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The date was 5th July 2004. New manager Steve Cotterill had taken over a squad of eight players and had added just one new signing with the capture of Ipswich Town’s John McGreal by the time pre-season got underway but one soon became two with the addition of another defender with Michael Duff arriving from Cheltenham Town.

Cotterill, of course, knew Duff well having managed him at Cheltenham, and on confirming the signing he said: “They say that if you can sign players you know, it’s a good thing. Michael is a good player and one I feel can make the step up through the divisions. I’ve known him a long time and he’s a good, strong character who is tall, strong and good in the air and has been in the Third Division team of the year. He’s very determined to succeed and it’s a great opportunity for him.”

Burnley were not in the best of positions financially at the time and were looking, mainly, for free transfers, but we had to pay £30,000 for Duff with half of it paid immediately and the other half in a year’s time. We also had to commit to a pre-season friendly at Cheltenham in 2005.

0506 burnley michael duff 01 400x600“We have got Michael at what is a very good price,” Cotterill added. “He was in the last year of his contract at Cheltenham and wanted to make the step up. It is a small fee, but when you get a good player from the lower leagues you sometimes have to pay something for them.”

He described Duff as a calculated risk with the new man saying: “I’m really looking forward to the challenge and the chance of playing at a higher level. Steve and I had a couple of meetings about the possibility of a move over the last few weeks and I’m made up.

“I was in the last year of my contract at Cheltenham and when the chance game to make the step up to a higher level, I had to take it. It will be strange leaving Cheltenham, because I’ve been there for over eight years and it’s become my home.

“I was there just before Steve came in as manager and I was only 18 at the time. But he took over and had unbelievable success and he made me the player I am now.”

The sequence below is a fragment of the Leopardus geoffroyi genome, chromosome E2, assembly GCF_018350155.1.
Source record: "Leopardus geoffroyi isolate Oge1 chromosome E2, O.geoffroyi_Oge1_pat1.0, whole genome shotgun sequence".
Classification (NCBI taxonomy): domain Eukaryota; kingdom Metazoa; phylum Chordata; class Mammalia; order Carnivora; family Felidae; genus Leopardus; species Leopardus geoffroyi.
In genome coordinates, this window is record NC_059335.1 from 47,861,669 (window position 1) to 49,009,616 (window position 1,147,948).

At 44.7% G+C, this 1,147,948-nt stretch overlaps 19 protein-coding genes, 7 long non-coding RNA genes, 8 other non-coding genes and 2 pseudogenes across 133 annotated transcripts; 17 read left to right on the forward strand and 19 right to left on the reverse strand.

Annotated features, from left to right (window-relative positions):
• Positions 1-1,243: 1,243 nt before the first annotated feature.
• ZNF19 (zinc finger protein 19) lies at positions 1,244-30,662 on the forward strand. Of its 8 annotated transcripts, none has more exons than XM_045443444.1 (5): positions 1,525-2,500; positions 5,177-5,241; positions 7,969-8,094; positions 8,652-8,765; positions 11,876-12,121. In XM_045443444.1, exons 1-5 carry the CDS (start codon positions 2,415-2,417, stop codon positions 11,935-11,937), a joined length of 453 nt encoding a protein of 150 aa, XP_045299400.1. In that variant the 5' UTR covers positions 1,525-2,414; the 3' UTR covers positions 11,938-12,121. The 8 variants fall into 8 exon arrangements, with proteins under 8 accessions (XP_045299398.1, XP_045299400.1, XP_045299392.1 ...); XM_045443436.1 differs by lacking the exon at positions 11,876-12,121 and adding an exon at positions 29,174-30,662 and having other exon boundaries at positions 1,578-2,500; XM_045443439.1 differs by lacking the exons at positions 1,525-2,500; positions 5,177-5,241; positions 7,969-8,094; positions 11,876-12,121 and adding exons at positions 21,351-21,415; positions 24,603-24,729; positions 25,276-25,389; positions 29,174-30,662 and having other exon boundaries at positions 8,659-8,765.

Generally, Burnley fans had been delighted with the McGreal signing but I think underwhelmed might be a good choice of word at the addition of a 26-year-old defender from a League Two club when the club was desperately short of quality defenders after two seasons when the goals against column was frightening.

Duff didn’t get a place in the centre of defence. Frank Sinclair came in too and Gary Cahill joined on loan later in the season. That meant he played at right-back and that was often the case during his first five seasons with the club although he did make appearances in the centre and once played up front in a 4-4-2 alongside Kyle Lafferty, who was making his first start for us that day, in a home game against Reading. It wasn’t a success, we lost 3-0 and Duff was soon back into the defence.

Steve Cotterill once told me that he would become a centre-half at Championship level but would need to gain some experience playing at the higher level first. He got through his first three seasons before both McGreal and Sinclair left but with Clarke Carlisle and Steven Caldwell forming another partnership, it was still right back for Duff until disaster struck with a serious knee injury against Crystal Palace early in the 2007/08 season.

There were concerns that it could be a career ending injury but he fought back, scored on his reserve team comeback at Tranmere before returning to the first team in the last game of the season in the return fixture against Crystal Palace. He might have wished he hadn’t, with Carlisle sent off early in the game we were beaten 5-0.

In his first three seasons at Burnley he’d missed just eleven league games, but the next few years weren’t quite so good. He was never considered first choice by either Owen Coyle or Eddie Howe and it was only because of Rhys Williams’ loan terms that he got a place back in the team for the 2009 play-offs, culminating in a first ever promotion to the Premier League with a bit of dancing thrown in.